The Ice Harvest (2005)
Charlie Arglist: As Wichita falls... so falls Wichita Falls.
Renata: [answers phone] Hello?
Charlie Arglist: Renata?
Charlie Arglist: Listen. You were right. Vic and I have been skimming.
Renata: Well, duh!
Charlie Arglist: I think Roy Gelles must have found out, and I think he might have killed Vic.
Renata: That's terrible!
Charlie Arglist: So I was thinking it might be best if I left town, and I was wondering if you wanted to come with me.
Renata: You have the money?
Charlie Arglist: What? Which?
Renata: The money we're talking about. That you and Vic have been skimming. Try to keep up, OK?
Charlie Arglist: No. Vic had it.
Renata: So, your idea is that we should run away together and be poor?
Charlie Arglist: I thought I'd give it a shot.
Vic: He actually threatened to shoot Gladys if I did't tell him where the money was. But I think he was counting on a level of commitment and affection between her and me that just simply wasn't there.
Vic: Don't be so worried. The hard part's done already. Everything worked just like you said it would.
Charlie Arglist: Yeah. I guess.
Vic: Just act normal for a few hours and we're home free. OK?
Charlie Arglist: OK.
Charlie Arglist: Uh, you wanna take the money and not me?
Vic: You wanna take the money?
Charlie Arglist: No, I-I-I don't know. I was just...
Vic: Well, if you wanna take the money... I mean, if you think you could do a better job at guarding two-million dollars...
Charlie Arglist: No, no, no. It should be you. It should be you. It's just that we didn't discuss that.
Vic: Are we through discussing it? Or is there more to say on the subject?
Charlie Arglist: No. We're done.
Vic: Cool. OK. Shut the door.
Charlie Arglist: OK.
Vic: And Charlie? Act normal.
Charlie Arglist: Yeah.
Vic: Well? How'd it go?
Charlie Arglist: Good. Went good.
Vic: How much?
Charlie Arglist: A lot.
Vic: Am I gonna have to slap the shit outta you? How much?
Charlie Arglist: Vic, it's a great, big, fuckin' pile of money: two-million - one-hundred - forty-seven-thousand dollars and change. My God, we're actually doing this.
Vic: No, we're not doing it. It's already done.
Pete Van Heuten: [standing outside his home where his wife's family is waiting to have Christmas dinner] That's my chair in there. You wanna know the truth? I can't fill it.
Charlie Arglist: Neither could I, if it makes you feel any better.
Pete Van Heuten: Listen, Charlie. Before we go in, there's something I have to tell you. It's been on my conscience, and you can punch me if you want to.
Charlie Arglist: I don't think I'm gonna want to.
Pete Van Heuten: Back when you and Sarabeth were still married, that last year... she and I were fucking.
Charlie Arglist: [not surprised] No kidding?
Pete Van Heuten: Like minks. Everywhere. Kitchen table, your bed, garage.
Charlie Arglist: Wow.
Pete Van Heuten: Jesus, Charlie, we were friends! It doesn't make you angry?
Charlie Arglist: Actually, it makes me curious. It makes me wonder who she's fucking now.
Pete Van Heuten: [waking up in back of Charlie's car] Ugh... Where are we?
Charlie Arglist: We're in heaven, Pete.
Pete Van Heuten: Oh... They got pancakes?
Charlie Arglist: They got everything.
Pete Van Heuten: Good.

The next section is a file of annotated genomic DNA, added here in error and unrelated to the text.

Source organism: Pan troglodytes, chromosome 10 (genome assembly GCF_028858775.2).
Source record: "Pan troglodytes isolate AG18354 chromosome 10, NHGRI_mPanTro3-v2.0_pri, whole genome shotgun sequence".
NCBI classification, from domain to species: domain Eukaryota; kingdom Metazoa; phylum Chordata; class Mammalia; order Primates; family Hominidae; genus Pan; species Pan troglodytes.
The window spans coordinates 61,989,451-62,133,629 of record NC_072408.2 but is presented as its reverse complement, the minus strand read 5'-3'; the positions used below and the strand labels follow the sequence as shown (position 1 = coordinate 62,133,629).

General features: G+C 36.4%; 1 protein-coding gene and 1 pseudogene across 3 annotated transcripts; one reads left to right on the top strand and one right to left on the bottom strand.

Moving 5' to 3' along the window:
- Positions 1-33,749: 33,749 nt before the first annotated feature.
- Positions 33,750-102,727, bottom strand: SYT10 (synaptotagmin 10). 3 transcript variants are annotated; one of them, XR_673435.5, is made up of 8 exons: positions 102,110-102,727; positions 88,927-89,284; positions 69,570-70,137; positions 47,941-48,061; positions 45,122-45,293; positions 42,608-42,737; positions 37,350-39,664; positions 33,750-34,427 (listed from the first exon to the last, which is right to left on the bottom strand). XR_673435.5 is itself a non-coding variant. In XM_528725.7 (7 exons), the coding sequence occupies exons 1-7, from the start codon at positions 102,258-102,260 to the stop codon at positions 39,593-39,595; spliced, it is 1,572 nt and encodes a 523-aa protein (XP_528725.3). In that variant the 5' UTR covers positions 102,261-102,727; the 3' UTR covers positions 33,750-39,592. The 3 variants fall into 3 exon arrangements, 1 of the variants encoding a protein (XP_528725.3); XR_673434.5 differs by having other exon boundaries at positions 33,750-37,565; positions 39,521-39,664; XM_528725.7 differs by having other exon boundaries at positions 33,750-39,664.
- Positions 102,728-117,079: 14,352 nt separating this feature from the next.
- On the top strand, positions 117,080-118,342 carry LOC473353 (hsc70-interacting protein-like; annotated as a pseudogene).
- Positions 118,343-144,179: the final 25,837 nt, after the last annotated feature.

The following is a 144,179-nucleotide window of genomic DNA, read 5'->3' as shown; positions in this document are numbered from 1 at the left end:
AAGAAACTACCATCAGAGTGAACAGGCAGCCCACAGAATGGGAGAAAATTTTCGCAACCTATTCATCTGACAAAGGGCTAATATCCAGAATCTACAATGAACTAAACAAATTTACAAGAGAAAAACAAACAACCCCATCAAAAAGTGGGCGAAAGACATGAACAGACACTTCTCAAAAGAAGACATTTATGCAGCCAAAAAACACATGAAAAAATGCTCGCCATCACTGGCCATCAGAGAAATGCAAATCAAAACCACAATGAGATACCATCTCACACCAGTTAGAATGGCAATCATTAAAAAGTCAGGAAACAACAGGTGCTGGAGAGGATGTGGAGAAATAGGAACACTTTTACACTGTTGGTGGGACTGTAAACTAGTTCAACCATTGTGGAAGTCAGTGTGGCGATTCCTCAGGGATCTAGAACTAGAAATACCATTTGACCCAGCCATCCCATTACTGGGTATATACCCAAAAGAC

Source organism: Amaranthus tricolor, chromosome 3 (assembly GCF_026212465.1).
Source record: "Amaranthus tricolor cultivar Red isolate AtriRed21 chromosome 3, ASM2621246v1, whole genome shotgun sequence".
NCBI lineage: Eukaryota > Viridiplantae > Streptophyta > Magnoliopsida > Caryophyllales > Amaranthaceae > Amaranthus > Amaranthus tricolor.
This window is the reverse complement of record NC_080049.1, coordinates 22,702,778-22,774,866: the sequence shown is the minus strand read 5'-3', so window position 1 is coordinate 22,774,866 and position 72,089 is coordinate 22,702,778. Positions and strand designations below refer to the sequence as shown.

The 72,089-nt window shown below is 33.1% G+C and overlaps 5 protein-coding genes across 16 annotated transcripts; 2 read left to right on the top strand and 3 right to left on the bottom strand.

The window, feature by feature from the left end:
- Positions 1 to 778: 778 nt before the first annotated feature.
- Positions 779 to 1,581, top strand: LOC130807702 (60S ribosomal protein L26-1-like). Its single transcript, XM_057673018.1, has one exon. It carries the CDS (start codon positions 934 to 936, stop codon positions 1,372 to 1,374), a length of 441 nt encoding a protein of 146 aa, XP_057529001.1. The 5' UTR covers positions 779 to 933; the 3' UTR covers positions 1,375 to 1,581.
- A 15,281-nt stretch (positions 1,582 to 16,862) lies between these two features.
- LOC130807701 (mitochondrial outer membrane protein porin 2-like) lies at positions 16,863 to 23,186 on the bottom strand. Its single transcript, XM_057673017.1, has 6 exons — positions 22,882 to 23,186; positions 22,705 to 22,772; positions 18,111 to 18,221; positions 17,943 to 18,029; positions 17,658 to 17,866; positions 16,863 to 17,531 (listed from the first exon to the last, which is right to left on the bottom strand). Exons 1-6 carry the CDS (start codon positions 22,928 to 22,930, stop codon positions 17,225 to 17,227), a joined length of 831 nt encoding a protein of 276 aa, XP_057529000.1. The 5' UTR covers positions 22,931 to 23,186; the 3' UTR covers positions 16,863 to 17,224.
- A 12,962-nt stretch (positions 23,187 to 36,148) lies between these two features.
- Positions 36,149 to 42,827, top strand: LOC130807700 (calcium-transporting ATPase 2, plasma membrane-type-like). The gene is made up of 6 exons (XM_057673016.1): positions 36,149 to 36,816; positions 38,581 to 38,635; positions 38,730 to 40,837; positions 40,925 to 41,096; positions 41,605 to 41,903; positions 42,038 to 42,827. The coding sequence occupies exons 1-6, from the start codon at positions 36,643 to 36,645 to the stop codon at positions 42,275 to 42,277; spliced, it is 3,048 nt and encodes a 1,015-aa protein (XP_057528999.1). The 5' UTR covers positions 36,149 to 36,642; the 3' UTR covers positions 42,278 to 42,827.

Charlie Arglist: It's Christmas! Everyone's nice on Christmas!
Vic Cavanaugh: Only morons are nice on Christmas.
Sidney: My mother's always telling me I gotta control my anger, channel my energy into something more positive. Makes me want to slap her silly.
Charlie Arglist: Pete, I know you're not asking for my advice, but listen... you should really shut the fuck up.
Vic: You're dead, Roy. Don't just stand there pretending you're not.
Renata: It's against my religion to give out personal advice, but you should either sober up or get real drunk.
Charlie Arglist: Did I ever tell you my father was a twin?
Pete Van Heuten: Identical?
Charlie Arglist: Fraternal. Looked a lot alike, though, him and my uncle. Different temperaments completely. My father, he's a cop. By-the-book guy. Believed in the law, wanted his only son to be a lawyer. Drank in moderation, didn't smoke. Kept up his life insurance premiums. Voted in every election, not just for president.
Pete Van Heuten: Lemme guess, uncle didn't vote?
Charlie Arglist: He said he didn't want to encourage the bastards. In and out of jail from the time he was 16... drunk all the time, fucked everything that walked. Won a fortune playing poker, lost it all the same way. Lost an eye in a fight. My father was 54 when he died of a massive embolism, right here in Wichita. My uncle died the very next day in a car wreck in California. So the point is... it is futile to regret. You do one thing, you do another... I mean, so what? What's the difference? Same result.
Pete Van Heuten: That was unpleasant. I think I scraped my tummy.
Vic: See, this is the whole problem with people, if you are what you do and you never do anything, then what the fuck are you? That's the way I see it anyways.
Sidney: No no no. Shut-up you toothless old whore!
[fight breaks out]
Sidney: Ah shit, Mom I gotta go.
Pete Van Heuten: Take me with you, man.
Charlie Arglist: Oh, Fuck. Jesus, Pete.
Pete Van Heuten: No, I mean it. Take me with you, buddy. I can't do my life, man. I can't do it.
Charlie Arglist: Just get some rest.
Pete Van Heuten: I hate myself. I want a new life.
Charlie Arglist: You don't want mine.
Pete Van Heuten: I really do.
Charlie Arglist: I'm in trouble. I'm in big fucking trouble.
Pete Van Heuten: But that'd be great. Don't you see? We go out in a blaze of glory. Like men. Like men, Charlie No goddamn life left for men anymore. Not here. This country, all that's left for men is money and pussy.